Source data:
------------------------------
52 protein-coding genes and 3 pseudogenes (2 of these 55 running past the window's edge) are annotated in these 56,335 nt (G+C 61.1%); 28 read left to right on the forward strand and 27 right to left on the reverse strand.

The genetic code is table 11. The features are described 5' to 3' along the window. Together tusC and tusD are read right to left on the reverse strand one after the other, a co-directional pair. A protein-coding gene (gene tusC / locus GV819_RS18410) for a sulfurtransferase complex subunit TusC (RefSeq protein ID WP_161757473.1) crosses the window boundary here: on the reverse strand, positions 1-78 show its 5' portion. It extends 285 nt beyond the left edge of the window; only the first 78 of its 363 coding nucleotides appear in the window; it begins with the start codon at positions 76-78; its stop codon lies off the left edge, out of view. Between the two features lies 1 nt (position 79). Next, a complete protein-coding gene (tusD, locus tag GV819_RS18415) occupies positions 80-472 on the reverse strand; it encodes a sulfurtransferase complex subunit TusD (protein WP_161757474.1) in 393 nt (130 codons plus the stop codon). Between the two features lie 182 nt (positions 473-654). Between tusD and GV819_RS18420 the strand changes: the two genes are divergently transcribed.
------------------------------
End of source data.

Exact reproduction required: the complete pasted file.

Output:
52 protein-coding genes and 3 pseudogenes (2 of these 55 running past the window's edge) are annotated in these 56,335 nt (G+C 61.1%); 28 read left to right on the forward strand and 27 right to left on the reverse strand.

The genetic code is table 11. The features are described 5' to 3' along the window. Together tusC and tusD are read right to left on the reverse strand one after the other, a co-directional pair. A protein-coding gene (gene tusC / locus GV819_RS18410) for a sulfurtransferase complex subunit TusC (RefSeq protein ID WP_161757473.1) crosses the window boundary here: on the reverse strand, positions 1-78 show its 5' portion. It extends 285 nt beyond the left edge of the window; only the first 78 of its 363 coding nucleotides appear in the window; it begins with the start codon at positions 76-78; its stop codon lies off the left edge, out of view. Between the two features lies 1 nt (position 79). Next, a complete protein-coding gene (tusD, locus tag GV819_RS18415) occupies positions 80-472 on the reverse strand; it encodes a sulfurtransferase complex subunit TusD (protein WP_161757474.1) in 393 nt (130 codons plus the stop codon). Between the two features lie 182 nt (positions 473-654). Between tusD and GV819_RS18420 the strand changes: the two genes are divergently transcribed.